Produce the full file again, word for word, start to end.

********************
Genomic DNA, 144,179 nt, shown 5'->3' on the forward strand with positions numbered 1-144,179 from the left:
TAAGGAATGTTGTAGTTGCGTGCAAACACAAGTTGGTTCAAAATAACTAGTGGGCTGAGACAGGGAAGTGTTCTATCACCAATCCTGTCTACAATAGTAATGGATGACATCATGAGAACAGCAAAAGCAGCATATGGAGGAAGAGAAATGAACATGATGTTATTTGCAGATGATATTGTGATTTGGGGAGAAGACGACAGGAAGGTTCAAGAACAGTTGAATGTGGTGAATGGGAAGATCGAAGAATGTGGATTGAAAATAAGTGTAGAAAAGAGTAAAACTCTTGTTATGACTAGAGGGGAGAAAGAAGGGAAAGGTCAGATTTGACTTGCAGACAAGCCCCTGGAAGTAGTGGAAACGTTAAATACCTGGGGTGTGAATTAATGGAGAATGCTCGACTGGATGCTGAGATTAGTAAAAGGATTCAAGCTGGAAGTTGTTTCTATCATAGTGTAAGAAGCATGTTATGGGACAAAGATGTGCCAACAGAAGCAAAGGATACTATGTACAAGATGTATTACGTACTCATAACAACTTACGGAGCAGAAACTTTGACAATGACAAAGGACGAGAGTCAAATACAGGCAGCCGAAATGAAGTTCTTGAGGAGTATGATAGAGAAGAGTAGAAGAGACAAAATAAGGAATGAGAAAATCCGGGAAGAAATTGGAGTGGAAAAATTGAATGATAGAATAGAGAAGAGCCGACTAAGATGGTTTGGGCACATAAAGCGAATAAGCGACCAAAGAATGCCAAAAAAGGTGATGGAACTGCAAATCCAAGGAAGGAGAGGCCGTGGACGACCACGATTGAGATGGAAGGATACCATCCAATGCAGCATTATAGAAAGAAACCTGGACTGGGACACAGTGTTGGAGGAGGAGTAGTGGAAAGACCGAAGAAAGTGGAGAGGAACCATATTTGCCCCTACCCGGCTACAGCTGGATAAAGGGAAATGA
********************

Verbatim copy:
Genomic DNA, 144,179 nt, shown 5'->3' on the forward strand with positions numbered 1-144,179 from the left:
TAAGGAATGTTGTAGTTGCGTGCAAACACAAGTTGGTTCAAAATAACTAGTGGGCTGAGACAGGGAAGTGTTCTATCACCAATCCTGTCTACAATAGTAATGGATGACATCATGAGAACAGCAAAAGCAGCATATGGAGGAAGAGAAATGAACATGATGTTATTTGCAGATGATATTGTGATTTGGGGAGAAGACGACAGGAAGGTTCAAGAACAGTTGAATGTGGTGAATGGGAAGATCGAAGAATGTGGATTGAAAATAAGTGTAGAAAAGAGTAAAACTCTTGTTATGACTAGAGGGGAGAAAGAAGGGAAAGGTCAGATTTGACTTGCAGACAAGCCCCTGGAAGTAGTGGAAACGTTAAATACCTGGGGTGTGAATTAATGGAGAATGCTCGACTGGATGCTGAGATTAGTAAAAGGATTCAAGCTGGAAGTTGTTTCTATCATAGTGTAAGAAGCATGTTATGGGACAAAGATGTGCCAACAGAAGCAAAGGATACTATGTACAAGATGTATTACGTACTCATAACAACTTACGGAGCAGAAACTTTGACAATGACAAAGGACGAGAGTCAAATACAGGCAGCCGAAATGAAGTTCTTGAGGAGTATGATAGAGAAGAGTAGAAGAGACAAAATAAGGAATGAGAAAATCCGGGAAGAAATTGGAGTGGAAAAATTGAATGATAGAATAGAGAAGAGCCGACTAAGATGGTTTGGGCACATAAAGCGAATAAGCGACCAAAGAATGCCAAAAAAGGTGATGGAACTGCAAATCCAAGGAAGGAGAGGCCGTGGACGACCACGATTGAGATGGAAGGATACCATCCAATGCAGCATTATAGAAAGAAACCTGGACTGGGACACAGTGTTGGAGGAGGAGTAGTGGAAAGACCGAAGAAAGTGGAGAGGAACCATATTTGCCCCTACCCGGCTACAGCTGGATAAAGGGAAATGA